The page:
Trauma (1993)

R   |    |  Horror, Mystery, Thriller


Trauma (1993) Poster

A young man tries to help a teenage European girl who escaped from a clinic hospital after witnessing the murder of her parents by a serial killer and they try to find the killer before the killer finds them.

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6/10
5,671

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  • Asia Argento and Christopher Rydell in Trauma (1993)
  • Asia Argento in Trauma (1993)
  • Trauma (1993)
  • Christopher Rydell in Trauma (1993)
  • Trauma (1993)
  • Trauma (1993)

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Reviews & Commentary

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User Reviews


24 March 2005 | kintopf432
6
| Impossible to recommend, but I liked it
I'm beginning to laugh at the distinctions people draw between "good" and "bad" Dario Argento films. They all seem to have some common technical elements: clever camera-work, grotesque but deliberately unrealistic violence, weird music, incomprehensible plots, "impressionistic" titles, and poor acting. None of them work perfectly, even for fans of this style. The variations between the movies, then, come from the genre accidentals – "Profondo Rosso" is a detective thriller, "Suspiria" an occult conspiracy tale, etc.; Argento seems to come along and apply his own unique vision of the giallo onto whatever horror style is fashionable at the time. It's his uniqueness, rather than his ability to produce great films, that has assured his place in the canon.

So, then, "Trauma" turns out to be exactly what we would expect from an early nineties Dario Argento film. Camera-work? Check – even in this late period, Argento's eye and technique are strange and impressive. Violence? Double check – although what the actual purpose of that Decapitron device is supposed to be, I can't imagine. Weird music? Check – orchestral rather than Goblin this time, but still louder and a little more engaged than we would expect. Odd plot, check, arbitrary title, check, bad acting, check – Asia Argento actually manages to make Aura a likable character, but you can't deny that she garbles her lines and seems mostly amateurish throughout. (And she's hardly alone in those respects.)

The slasher subgenre had died out a bit by this point, but no better reason for Argento to try to freshen it up a bit with his unique stamp. The story's quite watchable and fun, and occasionally funny too - more in the vein of "Phenomena" than the early stuff. It's frequently ridiculous, of course, but show me a movie of his that isn't. And while there's a sex element to the film, it has a surprisingly innocent quality, perhaps because Argento was directing his own daughter in the lead. (I'm sure Freud would have a field day with it, though.)

In the end, it's hard to strongly recommend it to anyone – diehards are as likely to hate it as love it, and casual viewers are going to find his style absurd. So I'll give it a 6.5, with the simple comment that I would watch it again.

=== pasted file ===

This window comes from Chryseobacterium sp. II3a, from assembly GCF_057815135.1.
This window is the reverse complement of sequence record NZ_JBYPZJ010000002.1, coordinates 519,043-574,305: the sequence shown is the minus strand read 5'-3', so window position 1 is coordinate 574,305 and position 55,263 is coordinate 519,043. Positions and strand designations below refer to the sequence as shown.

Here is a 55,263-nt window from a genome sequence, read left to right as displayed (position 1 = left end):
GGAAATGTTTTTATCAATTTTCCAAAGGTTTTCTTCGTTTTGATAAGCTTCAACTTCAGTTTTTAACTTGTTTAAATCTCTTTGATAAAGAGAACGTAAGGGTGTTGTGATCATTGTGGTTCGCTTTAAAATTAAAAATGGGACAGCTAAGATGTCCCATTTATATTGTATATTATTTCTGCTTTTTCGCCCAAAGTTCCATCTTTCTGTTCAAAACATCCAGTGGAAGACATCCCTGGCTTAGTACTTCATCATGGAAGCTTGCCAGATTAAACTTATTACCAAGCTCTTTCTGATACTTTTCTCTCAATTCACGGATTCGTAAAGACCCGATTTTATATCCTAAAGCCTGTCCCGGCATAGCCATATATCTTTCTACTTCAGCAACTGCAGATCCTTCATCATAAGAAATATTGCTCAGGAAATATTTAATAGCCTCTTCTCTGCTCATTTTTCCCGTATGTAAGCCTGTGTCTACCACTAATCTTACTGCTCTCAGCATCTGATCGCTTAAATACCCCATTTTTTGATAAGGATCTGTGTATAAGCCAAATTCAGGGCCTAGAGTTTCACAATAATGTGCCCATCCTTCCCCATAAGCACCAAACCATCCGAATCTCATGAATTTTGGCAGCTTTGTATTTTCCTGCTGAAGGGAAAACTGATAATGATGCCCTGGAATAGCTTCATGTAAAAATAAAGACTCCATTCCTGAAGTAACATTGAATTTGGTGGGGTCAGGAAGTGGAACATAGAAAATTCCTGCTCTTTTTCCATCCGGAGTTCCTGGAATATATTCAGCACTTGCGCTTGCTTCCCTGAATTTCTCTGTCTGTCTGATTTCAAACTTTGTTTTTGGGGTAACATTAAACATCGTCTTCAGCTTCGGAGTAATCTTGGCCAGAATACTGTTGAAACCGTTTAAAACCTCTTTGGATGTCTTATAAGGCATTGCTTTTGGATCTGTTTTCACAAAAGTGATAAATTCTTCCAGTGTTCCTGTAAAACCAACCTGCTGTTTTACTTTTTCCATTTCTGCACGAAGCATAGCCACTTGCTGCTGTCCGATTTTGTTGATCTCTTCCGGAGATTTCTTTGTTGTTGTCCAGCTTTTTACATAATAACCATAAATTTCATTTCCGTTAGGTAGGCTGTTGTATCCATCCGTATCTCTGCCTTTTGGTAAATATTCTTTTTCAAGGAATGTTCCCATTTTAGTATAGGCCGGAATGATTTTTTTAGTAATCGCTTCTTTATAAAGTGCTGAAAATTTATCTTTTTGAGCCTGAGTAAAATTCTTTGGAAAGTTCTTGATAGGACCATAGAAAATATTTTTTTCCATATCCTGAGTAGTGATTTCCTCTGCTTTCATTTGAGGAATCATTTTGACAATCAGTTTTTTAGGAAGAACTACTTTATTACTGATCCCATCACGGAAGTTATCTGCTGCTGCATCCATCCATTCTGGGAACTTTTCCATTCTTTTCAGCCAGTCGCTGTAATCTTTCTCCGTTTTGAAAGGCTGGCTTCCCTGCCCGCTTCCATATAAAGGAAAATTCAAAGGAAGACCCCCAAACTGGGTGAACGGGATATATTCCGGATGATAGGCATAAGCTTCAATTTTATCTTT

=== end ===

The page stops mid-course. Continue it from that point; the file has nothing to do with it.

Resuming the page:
Critic Reviews



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Did You Know?

Trivia

The role of Grace was originally offered to Bridget Fonda.


Goofs

Severed heads cannot talk. One needs lungs in order to talk.


Alternate Versions

A special uncut version reportedly available on video features 7 minutes of footage omitted from foreign prints including:

  • a new introduction of the Aura and David characters: David (Chris Rydell) drives Grace (Laura Johnson) at the airport and sees Aura (Asia Argento) being beaten by a man whose plane ticket she tried to steal;
  • a new scene features Grace visiting David at the TV station and asking him about Aura; David invites Grace to his house and then calls Aura at home to ask her if she needs any food; Aura lies to him and tells she's already eaten;
  • Aura visits a market and is spotted by Dr. Jarvis (Frederic Forrest), who tries to catch her;
  • After David and Aura escape from the Marigold, she tells him she's taken a little souvenir from Nurse Volkmann's purse; another new shot shows the Marigold's owner talking to the police;
  • David checks into a hotel after following Linda Quirk's car and asks for a room overlooking the parking lot;
  • David asks for information about Dr. Lloyd in a saloon;
  • After David calls Grace and asks her for prescription forms, she meets and confronts him, trying to make him face the fact that he's become a junkie;
  • The death scenes of Linda Quick and of the killer are more graphically explicit (the wire is seen cutting through Linda's neck).


Soundtracks

The Loss
Music by Andrea Bandel and
Pino Donaggio
Arranged by Andrea Bandel
Score Conducted by Gianfranco Plenizio
Arranged and Orchestrated by Pino Donaggio and Natale Massara
Keyboards Programming and Performance by Paolo Steffan
All music published by Bixio C.E.M.S.A.

Storyline

Plot Summary


Synopsis (WARNING: Spoilers)


Genres

Horror | Mystery | Thriller

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